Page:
Blackhawks

Hawk Talk: Blackhawks sour as favorites

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Hawk Talk: Blackhawks sour as favorites

Wednesday, May 26, 2010
5:00 PM

By Brett Ballantini
CSNChicago.com

CHICAGO Everyone and his brother may not be picking the Blackhawks to win the 2010 Stanley Cup over the Philadelphia Flyers, but even the contrarians will acknowledge the series stacks up favoring Chicago.

Just dont go trying to sell that suit of clothes to the Redshirts themselves.

Honestly, it feels like just another seriesthats the way we have to approach it, Blackhawks forward Adam Burish said. Its two kind of cocky teams playing each other. The media tells us were favorites, but we dont care.

Teammate Brian Campbell also shifted the focus on favorites to the fellas asking the questions: We dont feel like were favoritesthats for you media to talk about. Weve just played them one time.

And by way of deflating Chicago as favorites, that one game this season is a smart tact to take. Hosting the Hawks last March 13, Philadelphia played its best game of the season to that point, keeping pace with every high-flying Chicago stride. The game went from bad to tragic when first Scott Hartnell tied the game with just 2:04 remaining, and then Chris Pronger snuck backdoor and took a sweet cross-ice feed from Claude Giroux for the buzzer-beater.

That was our most frustrating loss, all year long, Blackhawks coach Joel Quenneville said, the memory of the lost points still singing his stache a touch. It was a tough pill to swallow.

But the loss may have been a cautionary tale for Chicago. It in fact foreshadowed a couple weeks worth of true floundering by the Blackhawks, enduring their worst stretch of the season late in March, as the playoffs loomed.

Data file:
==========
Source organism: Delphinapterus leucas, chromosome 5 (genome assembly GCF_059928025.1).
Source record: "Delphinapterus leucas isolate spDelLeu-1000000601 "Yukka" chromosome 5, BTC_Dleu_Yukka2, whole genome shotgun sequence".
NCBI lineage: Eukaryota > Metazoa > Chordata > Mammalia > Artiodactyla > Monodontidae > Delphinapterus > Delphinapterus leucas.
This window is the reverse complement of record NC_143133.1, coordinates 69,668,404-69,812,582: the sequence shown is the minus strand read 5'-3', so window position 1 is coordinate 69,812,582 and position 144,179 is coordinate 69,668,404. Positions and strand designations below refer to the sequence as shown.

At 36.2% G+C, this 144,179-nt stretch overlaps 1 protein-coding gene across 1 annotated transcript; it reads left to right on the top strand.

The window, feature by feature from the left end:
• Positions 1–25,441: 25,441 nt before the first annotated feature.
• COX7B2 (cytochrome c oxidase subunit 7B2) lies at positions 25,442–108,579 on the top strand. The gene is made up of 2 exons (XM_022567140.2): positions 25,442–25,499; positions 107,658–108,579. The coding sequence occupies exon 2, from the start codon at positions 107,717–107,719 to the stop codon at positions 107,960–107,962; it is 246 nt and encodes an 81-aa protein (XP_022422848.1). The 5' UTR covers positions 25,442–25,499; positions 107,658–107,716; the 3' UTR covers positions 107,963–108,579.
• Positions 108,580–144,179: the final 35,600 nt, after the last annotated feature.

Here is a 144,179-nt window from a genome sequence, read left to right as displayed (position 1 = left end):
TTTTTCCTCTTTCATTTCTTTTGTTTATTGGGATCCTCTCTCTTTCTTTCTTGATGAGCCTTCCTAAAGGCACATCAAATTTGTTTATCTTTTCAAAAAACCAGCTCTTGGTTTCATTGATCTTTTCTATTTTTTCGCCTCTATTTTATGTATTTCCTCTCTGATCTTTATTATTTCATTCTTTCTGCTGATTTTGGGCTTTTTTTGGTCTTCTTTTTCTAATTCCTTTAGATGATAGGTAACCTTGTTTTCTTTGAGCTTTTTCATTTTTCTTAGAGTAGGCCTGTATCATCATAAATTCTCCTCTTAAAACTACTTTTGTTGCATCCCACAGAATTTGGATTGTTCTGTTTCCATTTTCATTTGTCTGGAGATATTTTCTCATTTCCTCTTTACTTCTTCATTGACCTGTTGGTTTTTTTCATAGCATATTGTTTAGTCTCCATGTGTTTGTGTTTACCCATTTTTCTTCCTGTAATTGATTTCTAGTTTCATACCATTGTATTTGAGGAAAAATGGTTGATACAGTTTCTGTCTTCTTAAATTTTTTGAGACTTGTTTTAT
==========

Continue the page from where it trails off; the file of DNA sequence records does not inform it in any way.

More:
We did snap out of it, Blackhawks alternacap John Madden said. It was tough to weather. I, for oneand I think everybody else in the Blackhawks dressing room as wellwas tired of learning lessons. The season was starting to drag. We might have been guilty of looking too far ahead and not taking care of the business in front of us.

That March game was uncharacteristic in that there were more than twice as many shots (75) as hits (34), which touches on a couple of things. First of all, theres no way the Flyers can get lured into playing such a style vs. Chicago in the Stanley Cup, particularly not in a feeling-out Game 1. Second, if Philadelphia does hope to run with the high-flying Hawks, its going to be a short series.

That said, theres little that will convince the Blackhawks they are the team to beat for title.

Were not favorites, not in our terms, Chicago forward Troy Brouwer said. Theyre obviously a good team that knows what its like to be desperate, to play hard every night. We havent has as much exposure to that.

Indicative of how grounded the Blackhawks are is that even the most confident of the Redshirts, forward Kris Versteeg, who scored Chicagos first goal in the 3-2 loss at Wachovia Center a couple of months ago, wouldnt bite the favorites bait.

Thats a compliment that people are giving you, to call you the favorites, Steeger said. But it doesnt mean much to us. The league is so close, theres so much parity. Perhaps the very worst of the teams in the East arent very good, but otherwise the top eight in both conferences are all strong teams. You dont make it this far without being a favorite.